Wrong solution of congruence system due to not cancelling gcd in homogeneous solution

I have the following system of congruences:

$$\cases{3x\equiv6\pmod{18}\\2^x \equiv1\pmod5}$$

After solving the two equations, I obtain: $$\cases{x\equiv2\pmod6\\x\equiv0\pmod4}$$ As per the Chinese remainder theorem, I expect the solution to be in the form $$x\equiv x_0\pmod{12}$$, however the following procedure, which is the one we've been taught at my course, leads to a result modulo $$24$$.

$$x\equiv2\pmod6 \land x\equiv0\pmod4 \iff x = 2 + 6k = 4h$$$$k, h \in \mathbb{Z}$$

So we have the equation $$6k-4h = -2$$ which $$k_0 = -1, h_0 = -1$$ are a particular solution of. Therefore, $$k = -1 +4y, h = -1 + 6y$$, with $$y \in \mathbb{Z}$$.

Plugging, say, the equation for $$k$$ back into our equation for $$x$$, I get $$x = 2 + 6(-1+4y) = 2 - 6 + 24y$$, which means $$x\equiv-4\pmod{24}$$.

However, I was expecting an answer modulo $$12$$. What am I missing?

The mistake is that you didn't cancel $$\,\color{#c00}{\gcd(4,6)=2}\,$$ in the homogenous component of the solution. Recall that the general solution of a linear equation like $$\,4h-6k = 2\,$$ is the sum of any particular solution plus the general solution of the associated $$\rm\color{#0a0}{homogeneous}$$ equation, here $$\, 4h - 6k \color{#0a0}{= 0},\,$$ with homogeneous general solution \ \dfrac{h}k = \color{#c00}{\dfrac{6}4}^{\phantom{|^{|^|}}}\!\!\!\! = \dfrac{3}2\iff \begin{align}h=3n\\ k = 2n\end{align}\qquad

So the general solution is $$\,(h,k) =\underbrace{(-1,-1)+(3n,2n)}_{\rm particular \ +\ homogeneous\!\!\!\!\!} = (-1\!+\!3n,\,-1\!+\!2n)$$

thus we conclude that $$\, x = 4h = 4(-1\!+\!3n)=-4\!+\!12n\equiv 8\pmod{\!12}$$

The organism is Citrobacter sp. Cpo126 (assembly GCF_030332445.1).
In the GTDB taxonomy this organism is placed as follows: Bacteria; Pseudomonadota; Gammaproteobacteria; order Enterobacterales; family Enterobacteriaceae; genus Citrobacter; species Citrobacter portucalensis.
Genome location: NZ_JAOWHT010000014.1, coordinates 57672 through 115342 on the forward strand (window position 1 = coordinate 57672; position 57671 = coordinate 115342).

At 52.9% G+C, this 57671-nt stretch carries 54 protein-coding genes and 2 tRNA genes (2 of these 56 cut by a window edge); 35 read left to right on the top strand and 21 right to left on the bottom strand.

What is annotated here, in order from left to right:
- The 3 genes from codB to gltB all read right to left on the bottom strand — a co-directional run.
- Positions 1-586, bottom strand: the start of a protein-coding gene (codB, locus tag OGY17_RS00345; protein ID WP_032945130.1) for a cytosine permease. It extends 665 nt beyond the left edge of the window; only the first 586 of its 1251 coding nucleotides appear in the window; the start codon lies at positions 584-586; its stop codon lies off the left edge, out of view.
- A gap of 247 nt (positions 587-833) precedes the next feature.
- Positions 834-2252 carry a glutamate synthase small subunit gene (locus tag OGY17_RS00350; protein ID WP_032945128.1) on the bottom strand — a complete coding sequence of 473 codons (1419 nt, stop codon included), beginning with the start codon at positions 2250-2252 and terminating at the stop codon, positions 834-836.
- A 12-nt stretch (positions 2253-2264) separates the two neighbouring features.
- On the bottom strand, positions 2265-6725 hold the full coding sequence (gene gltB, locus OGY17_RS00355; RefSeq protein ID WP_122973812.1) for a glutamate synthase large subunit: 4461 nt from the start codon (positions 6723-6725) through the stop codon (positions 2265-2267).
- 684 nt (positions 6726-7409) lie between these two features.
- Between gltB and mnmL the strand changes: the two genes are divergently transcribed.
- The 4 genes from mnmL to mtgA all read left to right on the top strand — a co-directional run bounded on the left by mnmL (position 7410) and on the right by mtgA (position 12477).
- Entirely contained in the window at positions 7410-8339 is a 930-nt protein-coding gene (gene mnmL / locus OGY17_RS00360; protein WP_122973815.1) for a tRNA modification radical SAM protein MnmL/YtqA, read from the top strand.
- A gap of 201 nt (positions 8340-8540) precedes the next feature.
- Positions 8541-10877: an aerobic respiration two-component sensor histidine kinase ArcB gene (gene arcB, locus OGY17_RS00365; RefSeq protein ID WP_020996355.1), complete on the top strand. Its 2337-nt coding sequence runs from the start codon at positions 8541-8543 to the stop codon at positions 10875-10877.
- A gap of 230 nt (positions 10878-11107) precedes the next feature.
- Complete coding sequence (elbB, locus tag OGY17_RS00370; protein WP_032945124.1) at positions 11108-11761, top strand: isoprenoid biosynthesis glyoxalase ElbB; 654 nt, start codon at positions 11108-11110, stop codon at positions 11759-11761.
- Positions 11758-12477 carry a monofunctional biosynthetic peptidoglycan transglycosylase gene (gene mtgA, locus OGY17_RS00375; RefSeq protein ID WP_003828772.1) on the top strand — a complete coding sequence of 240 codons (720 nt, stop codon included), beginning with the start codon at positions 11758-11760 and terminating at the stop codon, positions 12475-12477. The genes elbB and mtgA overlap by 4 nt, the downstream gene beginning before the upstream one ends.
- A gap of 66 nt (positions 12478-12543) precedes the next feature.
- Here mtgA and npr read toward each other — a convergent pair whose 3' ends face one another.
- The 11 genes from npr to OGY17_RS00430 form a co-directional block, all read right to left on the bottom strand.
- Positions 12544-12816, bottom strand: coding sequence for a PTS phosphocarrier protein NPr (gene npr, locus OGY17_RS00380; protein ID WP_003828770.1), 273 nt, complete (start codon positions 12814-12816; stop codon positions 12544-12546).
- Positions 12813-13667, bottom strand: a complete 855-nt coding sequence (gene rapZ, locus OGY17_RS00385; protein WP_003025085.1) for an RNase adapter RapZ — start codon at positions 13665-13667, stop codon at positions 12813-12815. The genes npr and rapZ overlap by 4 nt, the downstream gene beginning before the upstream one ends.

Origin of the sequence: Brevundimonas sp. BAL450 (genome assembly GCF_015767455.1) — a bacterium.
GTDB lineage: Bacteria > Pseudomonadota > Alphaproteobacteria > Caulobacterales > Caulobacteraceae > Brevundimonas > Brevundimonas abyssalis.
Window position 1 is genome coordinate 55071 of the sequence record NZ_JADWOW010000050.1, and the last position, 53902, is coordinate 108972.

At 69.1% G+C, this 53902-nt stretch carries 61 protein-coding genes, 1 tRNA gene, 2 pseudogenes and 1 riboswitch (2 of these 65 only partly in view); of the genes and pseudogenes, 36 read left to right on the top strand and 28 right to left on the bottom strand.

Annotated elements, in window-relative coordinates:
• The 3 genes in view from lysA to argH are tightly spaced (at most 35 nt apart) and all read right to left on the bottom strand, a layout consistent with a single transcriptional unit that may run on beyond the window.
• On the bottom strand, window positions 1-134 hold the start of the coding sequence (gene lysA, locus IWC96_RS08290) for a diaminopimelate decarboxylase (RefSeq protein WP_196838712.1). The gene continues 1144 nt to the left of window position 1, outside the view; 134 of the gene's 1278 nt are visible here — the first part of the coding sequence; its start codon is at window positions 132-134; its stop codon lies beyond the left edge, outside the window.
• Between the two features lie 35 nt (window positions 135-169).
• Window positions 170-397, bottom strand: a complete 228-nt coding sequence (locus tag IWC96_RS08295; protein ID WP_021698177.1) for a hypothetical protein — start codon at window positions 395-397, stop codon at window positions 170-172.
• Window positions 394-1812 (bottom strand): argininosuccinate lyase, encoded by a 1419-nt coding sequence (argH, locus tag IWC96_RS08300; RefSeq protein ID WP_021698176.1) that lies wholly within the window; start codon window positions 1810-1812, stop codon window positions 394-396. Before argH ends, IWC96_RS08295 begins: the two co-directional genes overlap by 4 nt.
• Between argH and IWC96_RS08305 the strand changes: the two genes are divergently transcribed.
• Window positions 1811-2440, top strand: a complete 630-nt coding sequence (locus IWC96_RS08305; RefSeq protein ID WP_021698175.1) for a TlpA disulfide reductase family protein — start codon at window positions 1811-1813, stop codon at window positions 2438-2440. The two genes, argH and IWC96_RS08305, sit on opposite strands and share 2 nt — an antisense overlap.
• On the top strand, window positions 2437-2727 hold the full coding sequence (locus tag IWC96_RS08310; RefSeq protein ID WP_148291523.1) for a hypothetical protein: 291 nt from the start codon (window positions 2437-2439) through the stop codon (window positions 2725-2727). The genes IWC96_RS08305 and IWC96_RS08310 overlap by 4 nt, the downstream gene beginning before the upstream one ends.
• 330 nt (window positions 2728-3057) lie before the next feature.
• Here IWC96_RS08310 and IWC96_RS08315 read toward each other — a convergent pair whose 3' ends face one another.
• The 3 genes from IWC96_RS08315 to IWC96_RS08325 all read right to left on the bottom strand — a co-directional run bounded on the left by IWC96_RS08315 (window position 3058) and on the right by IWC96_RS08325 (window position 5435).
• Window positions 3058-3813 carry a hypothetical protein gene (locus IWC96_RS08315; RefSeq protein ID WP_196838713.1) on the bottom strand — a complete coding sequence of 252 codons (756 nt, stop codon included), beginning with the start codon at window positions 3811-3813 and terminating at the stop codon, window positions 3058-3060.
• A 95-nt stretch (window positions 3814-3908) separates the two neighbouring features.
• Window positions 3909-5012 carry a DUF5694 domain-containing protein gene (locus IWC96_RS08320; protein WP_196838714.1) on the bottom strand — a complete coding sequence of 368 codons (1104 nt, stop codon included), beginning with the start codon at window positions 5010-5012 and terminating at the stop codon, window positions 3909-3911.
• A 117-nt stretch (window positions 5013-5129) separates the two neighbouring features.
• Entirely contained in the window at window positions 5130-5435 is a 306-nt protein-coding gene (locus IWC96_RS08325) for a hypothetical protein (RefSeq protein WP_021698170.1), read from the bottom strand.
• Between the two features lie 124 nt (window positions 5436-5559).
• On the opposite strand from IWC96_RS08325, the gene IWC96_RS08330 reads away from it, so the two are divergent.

From your work, $$6k-4h = -2$$ is equivalent to $$2h-3k=1$$ and then we find $$h=-1+3y$$, and $$k=-1+2y$$ with $$y \in \mathbb{Z}$$. Hence $$x = 4(-1+3y)=-4+12y$$ that is $$x\equiv 8\pmod{12}$$.

A slight different approach. Note that $$\gcd(6,4)=2$$ and therefore $$\cases{x\equiv2\pmod6\\x\equiv0\pmod4}\Leftrightarrow \cases{z\equiv1\pmod3\\z\equiv0\pmod2}$$ where $$x=2z$$. The equivalent system on the right is solved by $$z\equiv 4\pmod{6}$$ and therefore, going back to $$x$$, we find that $$x\equiv 8\pmod{12}$$.

• Thank you! From a perspective of finding the mistake, can we say that my error was solving the diophantine equation without having first reduced it dividing everything by $2$? Is it mandatory to make sure the associated equation is always reduced? – Samuele B. Mar 28 '20 at 16:14
• @SamueleB. Yes for both questions. – Robert Z Mar 28 '20 at 16:19
• @SamueleB. I added an answer which explains the actual mistake. – Bill Dubuque Mar 28 '20 at 19:07
• @SamuleB I am happy that finally you understood the actual mistake. – Robert Z Mar 30 '20 at 12:56